In the four-and-a-half years since Laura Marling last toured alone, not only has she given many on-line guitar tutorials but she has also released yet another Mercury Prize nominated album and collaborated with Mike Lindsay on two LUMP albums. Laura has not exactly been taking a break since she toured the incredibly powerful album Semper Femina back in 2017. CoVID19 and lockdown restrictions have done nothing to diminish Marling’s creativity or spirit. Besides being one of only a handful of artists that decided to bring forward the release of new material, rather than delay it because of the pandemic, Laura was also a pioneer of on-line concerts, performing most memorably at The Albert Hall and The Union Chapel. Talking about the early release of her last album, Song For Our Daughter, Marling said she hoped “that at the very least (it) might entertain, and at its best, provide some sense of union.” It surely did both.
Back on the road in 2021 Laura Marling is literally all alone. Last time around, although she did perform part of her set completely solo, she did have a full band with her. This time there is no band and no support, other than from the partisan crowd, and very possibly her mother, although this is unconfirmed speculation on my part!
Dressed impeccably in an understated trouser suit, and surrounded by six floor lights, one further waist high lamp and a one armed torso, Laura Marling commanded your attention from the moment she entered the stage. The opening four songs were delivered note perfect as Marling held her audience captivated by an immaculate performance. Drawing on her 2013 album, Once I Was An Eagle, Marling was mesmeric as she played out Take The Night Off, I Was An Eagle, You Know and finally Breathe in order. Both Laura’s voice and her guitar playing were extraordinary, even given the fact that she had a “hang nail”. “I’ve had it for a week” she said. Explaining that she’d tried to deal with it by using Sellotape and nail varnish, Laura said, “this is not a great story by the way” as both she and the audience laughed.
Having set the bar very high from the off Laura Marling continued in the same vein throughout the 22 track set. Songs from all but one of her albums, her 2008 debut Alas I Cannot Swim, were included in an impressive collection that once again showcased the remarkable song writing talents of the multi-award winning artist. Both Salinas (“My mother was a saviour of six foot of bad behaviour”) and Sophia, from A Creature I Don’t Know were received very well, but it was three tracks that proceeded them that were even more memorable for very different reasons.
What He Wrote was just one highlight from the evening, Laura seemed completely lost in the moment as she sang and played. The End Of The Affair, one of six tracks included from Laura’s last solo album, was introduced by Laura saying that when the album was released she’d received two emails, from the two people she knew called Max, asking if there was anything they should know. One of them was from Max – her therapist, who was obviously curious as the opening line of the song starts, “Max came around one day, Very much nothing to say.”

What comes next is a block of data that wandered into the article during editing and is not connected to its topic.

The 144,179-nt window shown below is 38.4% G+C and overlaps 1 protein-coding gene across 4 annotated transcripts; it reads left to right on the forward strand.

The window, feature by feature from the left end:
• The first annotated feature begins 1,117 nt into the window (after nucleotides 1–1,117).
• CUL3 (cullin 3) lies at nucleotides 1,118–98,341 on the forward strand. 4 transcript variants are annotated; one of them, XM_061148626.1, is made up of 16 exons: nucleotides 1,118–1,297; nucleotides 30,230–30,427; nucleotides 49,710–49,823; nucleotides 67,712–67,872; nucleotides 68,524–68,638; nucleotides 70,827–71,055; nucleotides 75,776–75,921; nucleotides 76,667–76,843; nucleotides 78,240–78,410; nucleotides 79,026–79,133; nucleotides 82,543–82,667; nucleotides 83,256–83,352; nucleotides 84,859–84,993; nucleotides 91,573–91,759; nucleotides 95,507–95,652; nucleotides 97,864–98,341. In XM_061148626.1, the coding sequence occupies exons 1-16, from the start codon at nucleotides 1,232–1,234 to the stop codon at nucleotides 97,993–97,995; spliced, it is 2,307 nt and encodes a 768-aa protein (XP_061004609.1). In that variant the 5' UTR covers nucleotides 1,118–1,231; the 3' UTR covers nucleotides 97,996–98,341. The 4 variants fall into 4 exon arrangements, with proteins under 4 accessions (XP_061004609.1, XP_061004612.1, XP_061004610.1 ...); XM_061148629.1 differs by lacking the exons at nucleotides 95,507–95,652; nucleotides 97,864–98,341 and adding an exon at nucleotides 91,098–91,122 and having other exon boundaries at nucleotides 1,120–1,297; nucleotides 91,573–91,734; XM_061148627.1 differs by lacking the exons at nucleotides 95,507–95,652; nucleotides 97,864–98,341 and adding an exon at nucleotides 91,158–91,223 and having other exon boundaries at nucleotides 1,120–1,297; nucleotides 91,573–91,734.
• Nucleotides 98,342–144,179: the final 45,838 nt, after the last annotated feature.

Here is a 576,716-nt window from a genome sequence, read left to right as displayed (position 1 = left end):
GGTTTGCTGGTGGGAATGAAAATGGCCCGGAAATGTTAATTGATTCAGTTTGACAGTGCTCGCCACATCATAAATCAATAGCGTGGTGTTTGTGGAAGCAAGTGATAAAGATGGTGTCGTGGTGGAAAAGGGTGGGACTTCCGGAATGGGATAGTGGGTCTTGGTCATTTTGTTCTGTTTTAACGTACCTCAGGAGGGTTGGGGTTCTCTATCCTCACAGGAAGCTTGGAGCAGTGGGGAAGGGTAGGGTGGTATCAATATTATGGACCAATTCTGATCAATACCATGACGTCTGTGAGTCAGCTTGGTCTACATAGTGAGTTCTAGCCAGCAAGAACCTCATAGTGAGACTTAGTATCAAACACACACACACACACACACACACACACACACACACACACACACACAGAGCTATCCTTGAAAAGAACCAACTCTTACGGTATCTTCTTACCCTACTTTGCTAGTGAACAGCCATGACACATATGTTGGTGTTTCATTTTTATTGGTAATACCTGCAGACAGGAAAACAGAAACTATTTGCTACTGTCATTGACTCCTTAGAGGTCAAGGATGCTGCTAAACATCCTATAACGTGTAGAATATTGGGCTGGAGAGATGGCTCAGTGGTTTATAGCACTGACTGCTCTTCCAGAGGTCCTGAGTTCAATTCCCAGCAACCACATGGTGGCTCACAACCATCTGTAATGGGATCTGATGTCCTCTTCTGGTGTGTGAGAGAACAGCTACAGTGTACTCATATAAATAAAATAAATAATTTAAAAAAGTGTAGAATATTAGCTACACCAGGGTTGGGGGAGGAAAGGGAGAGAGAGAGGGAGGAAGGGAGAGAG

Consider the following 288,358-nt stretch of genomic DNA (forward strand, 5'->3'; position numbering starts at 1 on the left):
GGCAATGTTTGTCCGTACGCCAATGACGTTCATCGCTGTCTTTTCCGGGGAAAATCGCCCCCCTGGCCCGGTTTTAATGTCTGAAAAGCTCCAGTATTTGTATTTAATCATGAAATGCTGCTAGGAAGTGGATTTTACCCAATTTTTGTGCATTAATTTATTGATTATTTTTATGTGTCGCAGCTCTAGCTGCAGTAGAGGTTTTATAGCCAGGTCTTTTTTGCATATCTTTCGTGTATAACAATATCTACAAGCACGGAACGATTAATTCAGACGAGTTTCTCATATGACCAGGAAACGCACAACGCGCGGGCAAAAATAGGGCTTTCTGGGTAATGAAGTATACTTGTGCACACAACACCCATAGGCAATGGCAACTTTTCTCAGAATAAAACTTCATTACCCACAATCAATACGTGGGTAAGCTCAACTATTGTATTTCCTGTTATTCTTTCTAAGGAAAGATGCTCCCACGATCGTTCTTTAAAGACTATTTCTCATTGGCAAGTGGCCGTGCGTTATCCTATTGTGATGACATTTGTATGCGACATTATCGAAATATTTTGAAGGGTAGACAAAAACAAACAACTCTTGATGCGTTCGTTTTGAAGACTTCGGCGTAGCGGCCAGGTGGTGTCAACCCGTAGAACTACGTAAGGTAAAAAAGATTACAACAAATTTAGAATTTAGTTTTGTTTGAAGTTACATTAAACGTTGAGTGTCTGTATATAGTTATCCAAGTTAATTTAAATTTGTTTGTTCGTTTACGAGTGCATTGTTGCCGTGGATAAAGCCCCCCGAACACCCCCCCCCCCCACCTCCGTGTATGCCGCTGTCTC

At the midway point of the evening Laura Marling threw in a curve ball with a new track. To excited gasps from the audience Marling explained that she had been inspired to write the song after seeing Fatima, the ballerina, in a Government backed ad that said, “Fatima’s next job could be in cyber”. She said it was “Profoundly irating…to take something, especially like ballet, which is a dying art, and belittle it that way”. “So I wrote the song in that state” she said before performing the new, out of character, track. “I hope you understand why it’s not going to be released” she said, “it’s a tiny bit on the nose” before singing “You don’t hate Monday’s, you hate getting f***ed in the t**s. I was an artist before I became this. Can you believe I used to do this for free”. Rapturous applause and shouts of approval rung out around Brighton Dome as Laura sang her new song, with many suggesting that she should release it.
All eyes were on Laura throughout the night as the all seated audience were treated to numerous highlights from her very impressive back catalogue. Once, and latterly Wild Fire were clear favourites as the evening progressed and Laura’s performance was given yet more focus through modest but carefully executed lighting. One such track that benefited the most was her ever emotive track – Goodbye England (Covered In Snow). The shafts of white light that back-lit Marling as she played the guitar made the already beautiful performance all the more magical.
Laura Marling closed out a great night with the title track from her last album, followed at the end by it’s close out track, For You. There was, as ever, no encore – “I’ve left the best songs ’til last she said”.
There was only one whoops all night as Laura hit a duff note on one song but other than that Marling’s performance made the hairs on your arm stand on end with it’s precision, clarity and quality. Hearing Laura Marling sing is akin to a religious, spiritual experience; you are held transfixed by a performance of such devastating purity.